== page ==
So, what does this faithful living look like for us? Well, it is the same as it was for our faith ancestors with contextual differences. What this faithful living looks like is engaging with the poor, the hungry, the downtrodden. What this faithful living looks like is resisting injustice and oppression in whatever forms they present themselves. What it looks like is publicly speaking against systems that keep some people poor and other people rich. What it looks like is using our privilege to eliminate racist and discriminatory laws that target marginalized communities in all facets of our society - healthcare, education, policing, economics, housing, and employment. What it looks like is accepting our neighbors as God's beloved regardless of their race, gender, or sexual orientation. What it looks like is loving our neighbors with compassion, empathy, and grace.

As my favorite Hebrew Bible theologian, the Rev. Dr. Wil Gafney says, "We can no longer pretend that we can follow Christ without following him into the broken places of the world. We can no longer pretend that we can follow Christ without paying an exorbitant price at some point. We can no longer claim we follow Christ if we never leave our places of safety and never raise the ire of those who construct and benefit from the systems that impoverish and imprison."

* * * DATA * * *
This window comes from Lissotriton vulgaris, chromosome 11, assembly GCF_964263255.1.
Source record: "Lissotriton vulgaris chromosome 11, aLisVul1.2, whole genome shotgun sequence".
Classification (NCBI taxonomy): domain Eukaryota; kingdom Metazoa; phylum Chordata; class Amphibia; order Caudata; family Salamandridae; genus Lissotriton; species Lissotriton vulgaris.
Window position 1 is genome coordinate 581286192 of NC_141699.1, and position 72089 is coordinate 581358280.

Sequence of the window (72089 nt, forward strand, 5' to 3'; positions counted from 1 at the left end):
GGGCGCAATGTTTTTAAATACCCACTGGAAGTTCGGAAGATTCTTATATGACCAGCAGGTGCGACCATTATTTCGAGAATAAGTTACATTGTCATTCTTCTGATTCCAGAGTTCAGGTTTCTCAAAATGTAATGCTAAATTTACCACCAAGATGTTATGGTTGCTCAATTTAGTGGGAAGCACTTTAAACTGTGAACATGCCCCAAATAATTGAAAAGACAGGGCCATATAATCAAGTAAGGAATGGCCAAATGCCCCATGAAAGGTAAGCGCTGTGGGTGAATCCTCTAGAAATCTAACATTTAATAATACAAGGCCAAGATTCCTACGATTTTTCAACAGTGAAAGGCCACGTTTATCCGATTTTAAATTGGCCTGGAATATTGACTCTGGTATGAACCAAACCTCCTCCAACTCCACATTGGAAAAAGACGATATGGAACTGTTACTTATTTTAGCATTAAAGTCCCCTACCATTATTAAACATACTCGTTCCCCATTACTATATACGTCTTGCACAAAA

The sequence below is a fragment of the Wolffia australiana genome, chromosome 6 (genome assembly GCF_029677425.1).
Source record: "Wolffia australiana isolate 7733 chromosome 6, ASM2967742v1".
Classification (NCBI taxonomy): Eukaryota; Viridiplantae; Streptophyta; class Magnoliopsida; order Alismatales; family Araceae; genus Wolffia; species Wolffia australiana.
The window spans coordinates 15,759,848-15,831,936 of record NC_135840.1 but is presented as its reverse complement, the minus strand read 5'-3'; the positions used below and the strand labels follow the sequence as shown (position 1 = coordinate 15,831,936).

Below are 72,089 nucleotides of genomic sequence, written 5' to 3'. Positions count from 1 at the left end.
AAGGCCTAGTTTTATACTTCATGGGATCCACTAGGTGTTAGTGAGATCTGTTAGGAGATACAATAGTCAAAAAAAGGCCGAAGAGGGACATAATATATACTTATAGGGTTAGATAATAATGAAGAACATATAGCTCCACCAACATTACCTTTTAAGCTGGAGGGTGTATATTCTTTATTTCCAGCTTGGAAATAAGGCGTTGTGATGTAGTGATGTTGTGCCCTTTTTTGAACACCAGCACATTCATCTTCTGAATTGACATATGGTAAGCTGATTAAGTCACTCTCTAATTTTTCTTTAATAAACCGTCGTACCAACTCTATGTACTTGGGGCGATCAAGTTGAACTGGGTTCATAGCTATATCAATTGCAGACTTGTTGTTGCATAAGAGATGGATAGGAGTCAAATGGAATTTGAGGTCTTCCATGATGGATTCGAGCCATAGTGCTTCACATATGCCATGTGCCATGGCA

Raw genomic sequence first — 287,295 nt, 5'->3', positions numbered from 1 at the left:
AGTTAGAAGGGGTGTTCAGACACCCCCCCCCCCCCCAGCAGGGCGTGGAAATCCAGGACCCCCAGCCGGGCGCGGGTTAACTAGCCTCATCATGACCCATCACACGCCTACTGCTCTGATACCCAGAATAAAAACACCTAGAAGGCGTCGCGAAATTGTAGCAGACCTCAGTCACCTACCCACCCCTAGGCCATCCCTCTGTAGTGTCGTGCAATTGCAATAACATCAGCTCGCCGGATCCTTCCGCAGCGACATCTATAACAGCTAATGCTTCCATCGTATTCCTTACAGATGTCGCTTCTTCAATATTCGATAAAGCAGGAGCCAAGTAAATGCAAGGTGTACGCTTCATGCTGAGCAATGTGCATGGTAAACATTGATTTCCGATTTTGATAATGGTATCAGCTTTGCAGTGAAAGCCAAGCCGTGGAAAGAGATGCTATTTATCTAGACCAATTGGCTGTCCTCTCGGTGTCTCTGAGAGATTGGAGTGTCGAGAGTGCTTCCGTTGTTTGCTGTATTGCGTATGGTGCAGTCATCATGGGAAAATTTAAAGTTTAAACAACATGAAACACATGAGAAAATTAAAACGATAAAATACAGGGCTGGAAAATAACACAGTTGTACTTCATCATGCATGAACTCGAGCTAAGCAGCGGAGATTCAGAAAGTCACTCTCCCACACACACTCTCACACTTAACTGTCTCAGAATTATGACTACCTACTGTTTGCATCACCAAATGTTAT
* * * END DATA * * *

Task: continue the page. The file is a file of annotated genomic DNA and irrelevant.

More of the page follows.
By now, I know you're wondering how I handled the situation with my daughters. Well, after school that day, I sat with them and shared how hearing them recite the Pledge of Allegiance was disorienting for me. I gave them a history lesson in why the Pledge of Allegiance was created and how its words are discriminatory against people of color and immigrants. Then I told them another story: the story of our Christian identity in Christ and how our allegiance is to him. I told them about their baptism and how, no matter what they do or don't do, nothing can separate them from God's love that is in Christ Jesus. When they were done bombarding me with questions, we brainstormed together ways they could still show respect for their country and refrain from participating in reciting the pledge of allegiance.

Jesus is Lord is our witness as disciples of Jesus Christ. Mark's story of confrontation and liberation comes to us because it's at the heart of the good news of the Gospel of Jesus Christ - the Gospel story we are invited to live into and live through.

Jesus is Lord, and in his life, death, and resurrection, God sets us free from the grips of Sin and Death, plunges us in the waters of baptism, raising us up to new life, and invites us to feast at God's table where the gifts of bread and wine are made available to all and for all. Freely. At no cost to any of us - liberty and justice for all, and all means ALL!

Offered to you in the name of God who is majesty, mystery, and mercy. Amen.

Please pray with me.

God of loving kindness and tender mercies, I thank you for the gift of your Word that has been proclaimed. May those who hear it commit to leading a life of blessing so that their witness will bear fruits of justice and mercy for their neighbor. Amen.